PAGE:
John Leguizamo Talks About Support For Andrew Yang On ‘The Late Show With Stephen Colbert’

Actor John Leguizamo recently appeared on The Late Show and spoke to host Stephen Colbert about his support for Democratic presidential candidate Andrew Yang, who he endorsed late last month.

According to the 55-year-old actor, his decision came after his son, Ryder Lee “Lucas” Leguizamo, turned him on to the Venture for America founder’s platform, which centers around a universal basic income (UBI) of $1,000 per month for all Americans.

“I was like, yeah, son! You want that thousand dollars I’ll get it for you. I’m gonna join the Yang Gang,” Leguizamo said in a YouTube clip of the appearance.

Leguizamo also pointed out that Yang is the last person of color in the Democratic primary. When Colbert asked him who was to blame for the lack of diversity — the Democratic Party or the voters — the actor suggested it was the voters.

“They feel like they’re looking for the candidate that can beat Trump. They want a safe choice, and that’s what — they don’t want anybody who’s gonna shake things up and maybe not get the Independents, not get the moderate Republicans. So everybody’s playing it safe.”

During one of Yang’s appearances on The Late Show, Colbert posed him the same question. The 45-year-old serial entrepreneur touched on the lack of diversity on the debate stage and said it is a reflection of the “inequities and realities” in the current United States economy.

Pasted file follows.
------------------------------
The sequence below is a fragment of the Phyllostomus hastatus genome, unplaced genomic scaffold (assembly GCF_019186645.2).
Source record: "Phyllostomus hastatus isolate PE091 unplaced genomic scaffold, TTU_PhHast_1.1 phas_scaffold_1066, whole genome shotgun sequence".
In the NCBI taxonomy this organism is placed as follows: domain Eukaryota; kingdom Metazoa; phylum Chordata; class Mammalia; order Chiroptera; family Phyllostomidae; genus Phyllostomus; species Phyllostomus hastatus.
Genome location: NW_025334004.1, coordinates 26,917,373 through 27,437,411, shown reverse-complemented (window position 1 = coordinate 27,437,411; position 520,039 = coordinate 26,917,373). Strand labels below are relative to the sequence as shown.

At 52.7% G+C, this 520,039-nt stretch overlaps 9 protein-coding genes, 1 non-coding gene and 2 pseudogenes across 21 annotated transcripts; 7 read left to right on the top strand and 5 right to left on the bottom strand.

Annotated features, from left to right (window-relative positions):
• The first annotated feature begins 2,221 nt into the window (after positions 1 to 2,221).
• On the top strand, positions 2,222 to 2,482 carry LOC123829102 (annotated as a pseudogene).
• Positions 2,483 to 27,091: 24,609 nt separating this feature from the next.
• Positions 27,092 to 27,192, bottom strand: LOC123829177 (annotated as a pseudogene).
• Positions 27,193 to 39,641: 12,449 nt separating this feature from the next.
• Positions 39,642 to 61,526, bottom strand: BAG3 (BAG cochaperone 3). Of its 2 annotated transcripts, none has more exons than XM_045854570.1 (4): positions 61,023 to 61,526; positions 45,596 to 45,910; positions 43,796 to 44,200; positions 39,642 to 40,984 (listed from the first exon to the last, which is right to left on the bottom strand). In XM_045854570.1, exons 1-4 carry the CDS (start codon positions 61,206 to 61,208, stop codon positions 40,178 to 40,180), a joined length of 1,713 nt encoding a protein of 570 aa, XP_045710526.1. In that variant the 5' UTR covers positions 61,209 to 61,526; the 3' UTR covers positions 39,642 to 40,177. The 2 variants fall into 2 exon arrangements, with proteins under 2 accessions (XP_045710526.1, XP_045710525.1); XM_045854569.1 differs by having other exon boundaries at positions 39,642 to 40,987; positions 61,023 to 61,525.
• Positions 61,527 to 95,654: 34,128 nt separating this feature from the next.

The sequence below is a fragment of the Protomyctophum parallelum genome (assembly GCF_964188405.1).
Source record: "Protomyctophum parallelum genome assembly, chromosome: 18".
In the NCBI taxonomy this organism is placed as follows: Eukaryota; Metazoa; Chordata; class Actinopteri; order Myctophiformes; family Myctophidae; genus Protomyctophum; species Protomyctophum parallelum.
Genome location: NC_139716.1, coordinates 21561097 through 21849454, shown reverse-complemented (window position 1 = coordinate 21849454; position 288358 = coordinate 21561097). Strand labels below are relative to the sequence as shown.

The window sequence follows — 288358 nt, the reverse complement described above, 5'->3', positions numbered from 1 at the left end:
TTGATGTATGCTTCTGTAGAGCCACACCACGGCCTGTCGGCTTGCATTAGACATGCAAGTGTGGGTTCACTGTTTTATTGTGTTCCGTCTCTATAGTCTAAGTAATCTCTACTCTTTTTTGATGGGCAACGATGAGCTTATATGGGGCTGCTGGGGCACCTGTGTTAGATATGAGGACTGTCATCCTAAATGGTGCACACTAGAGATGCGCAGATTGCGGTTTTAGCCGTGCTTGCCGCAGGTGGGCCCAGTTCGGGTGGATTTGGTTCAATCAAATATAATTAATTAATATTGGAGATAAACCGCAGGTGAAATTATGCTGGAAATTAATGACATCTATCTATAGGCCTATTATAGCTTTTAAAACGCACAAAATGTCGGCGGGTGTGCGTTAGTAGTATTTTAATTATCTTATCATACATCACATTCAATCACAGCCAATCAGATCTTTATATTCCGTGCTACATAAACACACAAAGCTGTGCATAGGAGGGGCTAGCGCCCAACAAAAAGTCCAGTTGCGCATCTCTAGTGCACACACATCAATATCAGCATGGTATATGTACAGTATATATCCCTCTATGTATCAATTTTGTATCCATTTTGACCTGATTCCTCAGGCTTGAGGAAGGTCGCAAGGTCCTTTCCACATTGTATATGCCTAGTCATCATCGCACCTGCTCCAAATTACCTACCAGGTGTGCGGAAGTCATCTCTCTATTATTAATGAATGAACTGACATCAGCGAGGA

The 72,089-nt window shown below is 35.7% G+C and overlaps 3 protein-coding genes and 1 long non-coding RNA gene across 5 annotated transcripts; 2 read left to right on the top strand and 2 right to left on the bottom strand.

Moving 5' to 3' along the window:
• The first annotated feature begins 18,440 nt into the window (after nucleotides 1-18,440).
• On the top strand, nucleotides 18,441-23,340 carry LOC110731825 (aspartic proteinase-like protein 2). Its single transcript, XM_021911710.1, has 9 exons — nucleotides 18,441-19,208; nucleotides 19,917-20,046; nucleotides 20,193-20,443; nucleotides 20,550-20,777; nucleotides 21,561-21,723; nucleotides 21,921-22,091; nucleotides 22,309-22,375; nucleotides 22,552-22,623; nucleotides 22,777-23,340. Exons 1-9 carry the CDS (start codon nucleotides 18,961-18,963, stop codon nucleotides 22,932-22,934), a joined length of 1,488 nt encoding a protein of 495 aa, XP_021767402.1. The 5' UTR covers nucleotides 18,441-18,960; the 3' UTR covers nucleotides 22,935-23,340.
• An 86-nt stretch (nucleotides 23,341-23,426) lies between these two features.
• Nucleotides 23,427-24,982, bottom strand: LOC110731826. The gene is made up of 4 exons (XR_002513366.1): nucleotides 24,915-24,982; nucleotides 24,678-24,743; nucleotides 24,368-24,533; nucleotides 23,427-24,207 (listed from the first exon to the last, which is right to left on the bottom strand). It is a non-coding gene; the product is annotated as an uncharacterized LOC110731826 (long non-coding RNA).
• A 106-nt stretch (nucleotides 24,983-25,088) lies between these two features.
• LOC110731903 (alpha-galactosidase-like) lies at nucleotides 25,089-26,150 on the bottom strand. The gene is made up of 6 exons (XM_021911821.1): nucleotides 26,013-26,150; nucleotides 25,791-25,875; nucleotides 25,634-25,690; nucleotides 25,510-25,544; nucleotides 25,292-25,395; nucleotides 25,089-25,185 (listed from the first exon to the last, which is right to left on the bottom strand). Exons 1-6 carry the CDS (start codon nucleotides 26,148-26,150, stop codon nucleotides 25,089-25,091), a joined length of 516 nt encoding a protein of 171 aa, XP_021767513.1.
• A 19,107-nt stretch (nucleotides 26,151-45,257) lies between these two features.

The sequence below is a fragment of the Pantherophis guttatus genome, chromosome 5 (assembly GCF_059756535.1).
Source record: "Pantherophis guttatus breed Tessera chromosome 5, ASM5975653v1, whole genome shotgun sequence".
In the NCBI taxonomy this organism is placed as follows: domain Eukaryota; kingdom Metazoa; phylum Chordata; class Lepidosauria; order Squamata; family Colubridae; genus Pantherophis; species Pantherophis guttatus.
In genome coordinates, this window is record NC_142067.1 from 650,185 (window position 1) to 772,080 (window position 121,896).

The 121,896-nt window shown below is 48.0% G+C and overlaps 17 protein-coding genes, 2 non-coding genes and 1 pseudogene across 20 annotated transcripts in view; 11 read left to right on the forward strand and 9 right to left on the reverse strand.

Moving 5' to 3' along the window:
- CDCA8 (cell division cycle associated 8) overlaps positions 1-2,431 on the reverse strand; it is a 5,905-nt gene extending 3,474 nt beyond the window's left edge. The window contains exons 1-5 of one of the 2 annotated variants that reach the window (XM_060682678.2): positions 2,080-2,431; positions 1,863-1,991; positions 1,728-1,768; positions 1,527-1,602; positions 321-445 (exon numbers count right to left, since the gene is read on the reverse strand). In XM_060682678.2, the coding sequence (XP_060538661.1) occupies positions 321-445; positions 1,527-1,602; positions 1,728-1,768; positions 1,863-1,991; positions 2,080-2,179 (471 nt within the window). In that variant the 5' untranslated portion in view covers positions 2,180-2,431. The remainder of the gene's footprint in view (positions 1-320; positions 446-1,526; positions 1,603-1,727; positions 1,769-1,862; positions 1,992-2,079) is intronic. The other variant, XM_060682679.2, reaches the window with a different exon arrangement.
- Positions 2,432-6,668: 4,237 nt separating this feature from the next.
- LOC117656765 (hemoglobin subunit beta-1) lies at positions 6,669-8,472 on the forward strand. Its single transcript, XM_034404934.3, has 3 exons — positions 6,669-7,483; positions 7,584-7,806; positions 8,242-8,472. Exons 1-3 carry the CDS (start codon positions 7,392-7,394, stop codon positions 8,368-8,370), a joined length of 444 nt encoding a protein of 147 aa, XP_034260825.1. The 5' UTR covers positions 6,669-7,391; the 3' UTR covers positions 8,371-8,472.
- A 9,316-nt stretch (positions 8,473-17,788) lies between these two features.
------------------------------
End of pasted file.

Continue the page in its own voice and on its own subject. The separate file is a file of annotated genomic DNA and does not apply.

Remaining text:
Yang noted that fewer than 5 percent of Americans donate to political campaigns, highlighting that such donations require disposable income. He added that communities of color often lack resources — something he believes must be addressed to increase diversity in politics.

“We should be more concerned with changing those realities on the ground and if we did that, than the stage would look very, very different,” he said.

One of Yang’s proposals is Democracy Dollars, which would provide $100 to every American each election cycle to be donated to candidates of their choice. According to Yang, this would put $20 billion each year into the hands of voters, which he claims would help communities of color that lack resources as well as give regular Americans more power to combat the influence of moneyed interests.

According to The New York Times, Yang is in sixth place in the recent Iowa caucus based on the results from 71 percent of the precincts. He received 16 state delegate equivalents for a 1 percent total and over 5 percent of the popular vote based on early results.

Yang is set to appear at Friday’s Democratic presidential debate, Rolling Stone reports.

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